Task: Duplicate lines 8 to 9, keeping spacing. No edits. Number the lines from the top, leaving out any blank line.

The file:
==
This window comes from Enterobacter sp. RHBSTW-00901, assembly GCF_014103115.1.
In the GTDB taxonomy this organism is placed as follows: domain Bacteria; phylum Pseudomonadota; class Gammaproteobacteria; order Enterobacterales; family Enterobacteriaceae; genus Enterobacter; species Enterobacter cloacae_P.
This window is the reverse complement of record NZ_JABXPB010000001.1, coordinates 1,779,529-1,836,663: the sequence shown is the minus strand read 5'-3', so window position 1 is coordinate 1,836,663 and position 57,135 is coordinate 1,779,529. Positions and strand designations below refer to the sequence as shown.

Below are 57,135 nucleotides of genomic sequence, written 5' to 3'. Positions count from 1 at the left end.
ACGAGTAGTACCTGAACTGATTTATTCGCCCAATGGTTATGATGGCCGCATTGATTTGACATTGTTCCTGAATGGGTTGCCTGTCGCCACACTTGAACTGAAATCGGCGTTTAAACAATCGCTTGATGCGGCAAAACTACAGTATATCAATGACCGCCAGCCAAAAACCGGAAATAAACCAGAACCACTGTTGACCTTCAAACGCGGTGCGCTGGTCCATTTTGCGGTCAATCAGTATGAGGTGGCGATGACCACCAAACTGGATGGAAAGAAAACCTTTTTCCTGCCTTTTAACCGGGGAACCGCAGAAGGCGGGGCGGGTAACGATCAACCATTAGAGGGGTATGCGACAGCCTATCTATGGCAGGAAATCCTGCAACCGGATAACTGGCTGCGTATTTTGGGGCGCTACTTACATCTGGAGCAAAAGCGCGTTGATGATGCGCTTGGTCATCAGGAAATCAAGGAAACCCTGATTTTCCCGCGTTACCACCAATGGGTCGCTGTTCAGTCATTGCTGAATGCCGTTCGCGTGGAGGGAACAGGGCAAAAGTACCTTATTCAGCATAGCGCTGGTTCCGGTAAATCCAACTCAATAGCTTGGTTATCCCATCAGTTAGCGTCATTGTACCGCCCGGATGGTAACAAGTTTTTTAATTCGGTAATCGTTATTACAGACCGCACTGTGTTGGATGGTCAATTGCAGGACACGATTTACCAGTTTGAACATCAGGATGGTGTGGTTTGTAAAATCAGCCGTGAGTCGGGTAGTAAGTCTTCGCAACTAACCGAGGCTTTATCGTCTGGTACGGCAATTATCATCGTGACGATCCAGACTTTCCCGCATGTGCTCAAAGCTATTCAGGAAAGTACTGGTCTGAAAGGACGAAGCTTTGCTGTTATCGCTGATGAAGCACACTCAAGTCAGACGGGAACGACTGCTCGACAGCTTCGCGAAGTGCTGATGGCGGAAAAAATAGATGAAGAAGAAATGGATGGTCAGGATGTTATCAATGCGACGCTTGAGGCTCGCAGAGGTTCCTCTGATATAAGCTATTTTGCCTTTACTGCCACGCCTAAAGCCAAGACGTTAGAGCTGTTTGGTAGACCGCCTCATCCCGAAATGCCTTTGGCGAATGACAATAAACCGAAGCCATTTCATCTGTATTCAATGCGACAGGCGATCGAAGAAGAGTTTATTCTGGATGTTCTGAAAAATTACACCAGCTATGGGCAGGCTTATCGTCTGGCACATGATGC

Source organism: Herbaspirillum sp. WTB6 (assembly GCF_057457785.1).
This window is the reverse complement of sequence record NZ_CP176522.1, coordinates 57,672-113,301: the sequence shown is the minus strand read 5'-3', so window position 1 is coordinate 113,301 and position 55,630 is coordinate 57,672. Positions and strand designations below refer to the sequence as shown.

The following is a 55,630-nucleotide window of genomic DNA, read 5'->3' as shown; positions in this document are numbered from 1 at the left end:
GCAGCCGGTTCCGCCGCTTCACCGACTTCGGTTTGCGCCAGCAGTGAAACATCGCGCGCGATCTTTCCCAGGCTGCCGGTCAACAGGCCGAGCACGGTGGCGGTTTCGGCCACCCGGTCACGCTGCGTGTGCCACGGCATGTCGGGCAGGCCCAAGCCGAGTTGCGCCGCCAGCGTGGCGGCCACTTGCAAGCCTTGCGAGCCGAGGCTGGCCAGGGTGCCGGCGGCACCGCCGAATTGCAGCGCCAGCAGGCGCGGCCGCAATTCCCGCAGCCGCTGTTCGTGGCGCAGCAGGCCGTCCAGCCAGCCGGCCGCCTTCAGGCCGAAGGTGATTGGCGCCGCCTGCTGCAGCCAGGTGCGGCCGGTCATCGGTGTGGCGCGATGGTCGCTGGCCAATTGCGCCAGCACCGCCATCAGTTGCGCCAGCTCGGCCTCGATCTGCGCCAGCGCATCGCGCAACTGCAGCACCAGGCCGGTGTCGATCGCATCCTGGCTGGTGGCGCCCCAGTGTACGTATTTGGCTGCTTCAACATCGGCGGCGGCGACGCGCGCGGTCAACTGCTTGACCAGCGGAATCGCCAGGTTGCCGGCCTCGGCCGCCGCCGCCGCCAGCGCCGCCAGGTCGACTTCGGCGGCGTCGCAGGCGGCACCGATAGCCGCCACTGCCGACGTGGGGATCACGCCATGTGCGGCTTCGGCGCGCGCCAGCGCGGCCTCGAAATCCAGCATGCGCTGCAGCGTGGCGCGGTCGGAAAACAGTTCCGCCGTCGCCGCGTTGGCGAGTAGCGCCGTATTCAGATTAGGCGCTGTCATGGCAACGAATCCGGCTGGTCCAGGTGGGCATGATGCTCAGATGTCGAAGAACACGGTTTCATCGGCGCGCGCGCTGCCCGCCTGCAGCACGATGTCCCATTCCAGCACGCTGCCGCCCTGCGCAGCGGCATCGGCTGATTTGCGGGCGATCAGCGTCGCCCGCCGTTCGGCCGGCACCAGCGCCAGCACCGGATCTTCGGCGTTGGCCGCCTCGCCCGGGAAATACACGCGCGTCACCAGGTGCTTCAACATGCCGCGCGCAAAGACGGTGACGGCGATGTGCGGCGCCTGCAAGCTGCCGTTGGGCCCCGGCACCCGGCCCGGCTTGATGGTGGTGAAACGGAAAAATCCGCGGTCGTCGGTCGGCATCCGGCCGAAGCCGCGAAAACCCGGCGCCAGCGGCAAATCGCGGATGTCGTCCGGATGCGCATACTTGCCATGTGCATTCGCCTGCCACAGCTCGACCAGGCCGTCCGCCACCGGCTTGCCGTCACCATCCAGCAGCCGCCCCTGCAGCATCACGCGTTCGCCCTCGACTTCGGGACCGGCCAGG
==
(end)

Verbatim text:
The following is a 55,630-nucleotide window of genomic DNA, read 5'->3' as shown; positions in this document are numbered from 1 at the left end:
GCAGCCGGTTCCGCCGCTTCACCGACTTCGGTTTGCGCCAGCAGTGAAACATCGCGCGCGATCTTTCCCAGGCTGCCGGTCAACAGGCCGAGCACGGTGGCGGTTTCGGCCACCCGGTCACGCTGCGTGTGCCACGGCATGTCGGGCAGGCCCAAGCCGAGTTGCGCCGCCAGCGTGGCGGCCACTTGCAAGCCTTGCGAGCCGAGGCTGGCCAGGGTGCCGGCGGCACCGCCGAATTGCAGCGCCAGCAGGCGCGGCCGCAATTCCCGCAGCCGCTGTTCGTGGCGCAGCAGGCCGTCCAGCCAGCCGGCCGCCTTCAGGCCGAAGGTGATTGGCGCCGCCTGCTGCAGCCAGGTGCGGCCGGTCATCGGTGTGGCGCGATGGTCGCTGGCCAATTGCGCCAGCACCGCCATCAGTTGCGCCAGCTCGGCCTCGATCTGCGCCAGCGCATCGCGCAACTGCAGCACCAGGCCGGTGTCGATCGCATCCTGGCTGGTGGCGCCCCAGTGTACGTATTTGGCTGCTTCAACATCGGCGGCGGCGACGCGCGCGGTCAACTGCTTGACCAGCGGAATCGCCAGGTTGCCGGCCTCGGCCGCCGCCGCCGCCAGCGCCGCCAGGTCGACTTCGGCGGCGTCGCAGGCGGCACCGATAGCCGCCACTGCCGACGTGGGGATCACGCCATGTGCGGCTTCGGCGCGCGCCAGCGCGGCCTCGAAATCCAGCATGCGCTGCAGCGTGGCGCGGTCGGAAAACAGTTCCGCCGTCGCCGCGTTGGCGAGTAGCGCCGTATTCAGATTAGGCGCTGTCATGGCAACGAATCCGGCTGGTCCAGGTGGGCATGATGCTCAGATGTCGAAGAACACGGTTTCATCGGCGCGCGCGCTGCCCGCCTGCAGCACGATGTCCCATTCCAGCACGCTGCCGCCCTGCGCAGCGGCATCGGCTGATTTGCGGGCGATCAGCGTCGCCCGCCGTTCGGCCGGCACCAGCGCCAGCACCGGATCTTCGGCGTTGGCCGCCTCGCCCGGGAAATACACGCGCGTCACCAGGTGCTTCAACATGCCGCGCGCAAAGACGGTGACGGCGATGTGCGGCGCCTGCAAGCTGCCGTTGGGCCCCGGCACCCGGCCCGGCTTGATGGTGGTGAAACGGAAAAATCCGCGGTCGTCGGTCGGCATCCGGCCGAAGCCGCGAAAACCCGGCGCCAGCGGCAAATCGCGGATGTCGTCCGGATGCGCATACTTGCCATGTGCATTCGCCTGCCACAGCTCGACCAGGCCGTCCGCCACCGGCTTGCCGTCACCATCCAGCAGCCGCCCCTGCAGCATCACGCGTTCGCCCTCGACTTCGGGACCGGCCAGG